Insurance, Money Market and Statistical Clerks prepare and check documentation associated with insurance, maintain records of securities transactions and registrations, offer odds and accept bets, and compile data and undertake statistical and actuarial computations.

A Certificate II or III, or at least 1 year of relevant experience, is usually needed to work in this job. Around one in four workers have a university degree. Even with a qualification, sometimes experience or on-the-job training is necessary. Registration or licensing may be required.

Tasks

  • obtaining information on the form of competitors by research, attending racing trials and liaising with contacts
  • offering and varying odds on competitors after considering the type of event, handicaps, weather conditions and odds offered by other Bookmakers
  • processing insurance applications, adjustments to insurance cover, standard endorsements and insurance claims
  • monitoring balances of accounts and summarising reinsurance to determine outstanding risk
  • surveying potential risk exposure
  • despatching notices of premiums due and forms concerning conservation and transfer of insurance
  • reviewing, checking, verifying and issuing transaction documentation for securities
  • claiming accruing dividends and processing dividend payments
  • compiling statistics from financial records, survey returns and other data sources, and verifying the authenticity of the material
  • operating computers to input, manipulate and output information
  • compiling results of calculations into tables, graphs and charts to be used in analysis
  • may work in a call centre

Job Titles

  • Bookmaker
  • Insurance Consultant
  • Money Market Clerk
  • Statistical Clerk
  • Bookmaker

    Determines risk, offers odds and accepts bets on the outcome of racing and other events. Registration or licensing is required.

  • Insurance Consultant (also called Insurance Clerk)

    Prepares and checks documentation associated with insurance. May work in a call centre.

    Specialisations: Health Insurance Assessor, Superannuation Clerk

  • Money Market Clerk (also called Scrip Clerk (Stockbroking), or Securities Clerk)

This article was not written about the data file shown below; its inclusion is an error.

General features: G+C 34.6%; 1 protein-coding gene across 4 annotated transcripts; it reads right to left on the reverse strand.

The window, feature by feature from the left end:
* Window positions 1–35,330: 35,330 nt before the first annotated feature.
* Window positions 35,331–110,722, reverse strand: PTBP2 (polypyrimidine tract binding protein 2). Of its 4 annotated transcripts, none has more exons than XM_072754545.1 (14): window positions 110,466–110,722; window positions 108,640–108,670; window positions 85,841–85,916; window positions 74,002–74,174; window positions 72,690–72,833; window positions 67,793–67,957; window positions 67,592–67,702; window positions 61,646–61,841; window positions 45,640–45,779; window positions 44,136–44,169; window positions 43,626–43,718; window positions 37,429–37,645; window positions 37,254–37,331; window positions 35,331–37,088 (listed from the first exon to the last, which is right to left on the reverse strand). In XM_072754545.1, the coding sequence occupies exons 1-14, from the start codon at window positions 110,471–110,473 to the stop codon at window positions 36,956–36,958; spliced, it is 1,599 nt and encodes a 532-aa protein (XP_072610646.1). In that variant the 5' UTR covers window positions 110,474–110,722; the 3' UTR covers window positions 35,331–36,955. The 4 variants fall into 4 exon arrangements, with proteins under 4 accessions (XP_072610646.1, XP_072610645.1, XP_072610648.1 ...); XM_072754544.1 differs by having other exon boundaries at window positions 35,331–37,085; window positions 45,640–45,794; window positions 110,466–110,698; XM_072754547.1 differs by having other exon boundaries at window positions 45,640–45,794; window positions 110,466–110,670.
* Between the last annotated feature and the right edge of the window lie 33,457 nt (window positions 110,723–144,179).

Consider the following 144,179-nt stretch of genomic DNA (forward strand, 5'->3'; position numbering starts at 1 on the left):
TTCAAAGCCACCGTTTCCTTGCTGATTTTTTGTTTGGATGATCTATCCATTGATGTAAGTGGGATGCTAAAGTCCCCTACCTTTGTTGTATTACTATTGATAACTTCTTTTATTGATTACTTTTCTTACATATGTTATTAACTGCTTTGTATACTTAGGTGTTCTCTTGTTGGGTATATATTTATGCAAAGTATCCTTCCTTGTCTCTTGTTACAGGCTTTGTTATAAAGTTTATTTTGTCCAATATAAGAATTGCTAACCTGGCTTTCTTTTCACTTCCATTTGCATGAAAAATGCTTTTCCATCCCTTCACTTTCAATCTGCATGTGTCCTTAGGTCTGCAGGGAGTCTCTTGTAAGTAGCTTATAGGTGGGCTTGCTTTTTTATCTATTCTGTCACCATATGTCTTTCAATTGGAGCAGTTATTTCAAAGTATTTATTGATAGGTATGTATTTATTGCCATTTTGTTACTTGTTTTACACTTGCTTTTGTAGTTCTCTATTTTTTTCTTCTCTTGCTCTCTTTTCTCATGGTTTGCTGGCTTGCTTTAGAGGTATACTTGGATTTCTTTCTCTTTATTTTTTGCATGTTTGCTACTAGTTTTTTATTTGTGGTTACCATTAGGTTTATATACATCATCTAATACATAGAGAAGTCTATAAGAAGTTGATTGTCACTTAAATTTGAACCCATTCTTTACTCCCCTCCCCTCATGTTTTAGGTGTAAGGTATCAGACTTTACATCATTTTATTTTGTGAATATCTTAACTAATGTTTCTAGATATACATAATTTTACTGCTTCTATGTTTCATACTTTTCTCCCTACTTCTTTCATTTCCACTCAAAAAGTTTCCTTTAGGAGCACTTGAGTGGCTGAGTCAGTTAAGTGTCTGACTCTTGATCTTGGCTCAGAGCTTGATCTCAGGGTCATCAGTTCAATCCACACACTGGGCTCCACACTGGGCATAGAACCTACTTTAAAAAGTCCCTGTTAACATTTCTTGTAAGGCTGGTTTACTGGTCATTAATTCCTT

Processes documentation and maintains records of securities transactions and registrations.

  • Statistical Clerk

    Compiles data and undertakes statistical and actuarial computations.

    Specialisations: Actuarial Clerk

Fast Facts

  • Avg. Weekly Pay

    $958 Before Tax
  • Future Growth

    stable
  • Skill Level

    Certificate II or III
  • Employment Size

    29900
  • Unemployment

    average
  • Male Share

    30.7%
  • Female Share

    69.3%
  • Full-Time Share

    80.4%

Find Vacancies

This is a large occupation employing 29,900 workers. Over the past 5 years the number of jobs has grown.
Little change in the number of jobs is expected in the future. New jobs and turnover from workers leaving may create between 10,001 and 25,000 job openings over the 5 years to 2020.

  • Insurance, Money Market and Statistical Clerks work in most parts of Australia.
  • They mainly work in: Financial and Insurance Services; Arts and Recreation Services; and Public Administration and Safety.
  • Full-time work is common. Full-time workers, on average, work 36.8 hours per week (compared to the all jobs average of 40 hours).
  • Average earnings for full-time workers are around $958 per week (below the all jobs average of $1,230). Earnings tend to be lower when starting out and higher as experience grows.
  • The average age is 37 years (compared to the all jobs average of 40 years).
  • Around 7 in 10 workers are female.
  • In 2016, the unemployment rate was similar to the average.

Employment Outlook

Number of Workers

Source: ABS Labour Force Survey, Department of Employment trend data to November 2015 and Department of Employment projections to 2020.
YearNumber of Workers
200525000
200627300
200724200
200828500
200925600
201027800
201131600
201233600
201329700
201428400
201529900
202030100

Weekly Earnings

Full-time Earnings

All Jobs Average

Weekly Earnings (before tax)

Source: Based on ABS Characteristics of Employment survey, August 2015, Cat. No. 6333.0, Customised Report. Median earnings are before tax and do not include superannuation. Earnings can vary greatly depending on the skills and experience of the worker and the demands of the role. These figures should be used as a guide only, not to determine a wage rate.
EarningsInsurance, Money Market and Statistical ClerksAll Jobs Average
Full-Time Earnings9581230

Hours

Weekly Hours Worked

Source: Based on ABS Labour Force Survey, annual average 2016, Cat. No. 6291.0.55.003: Customised Report. Hours actually worked by people who usually work full-time, and share of employment by full-time and part-time status, for this job compared to the all jobs average.
CategoryInsurance, Money Market and Statistical ClerksAll Jobs Average
Full-time80.468.4
Part-time19.631.6
Average Weekly Hours (full-time)36.840

Main Industries

Top Industries

Main Employing Industries (% share)

Source: Based on ABS Labour Force Survey, annual average 2016, Cat. No. 6291.0.55.003: Customised Report. Industries are based on the Australian and New Zealand Standard Industrial Classification (ANZSIC 06).
Main Employing IndustriesIndustry (% share)
Financial and Insurance Services84.7
Arts and Recreation Services4.2
Public Administration and Safety3.4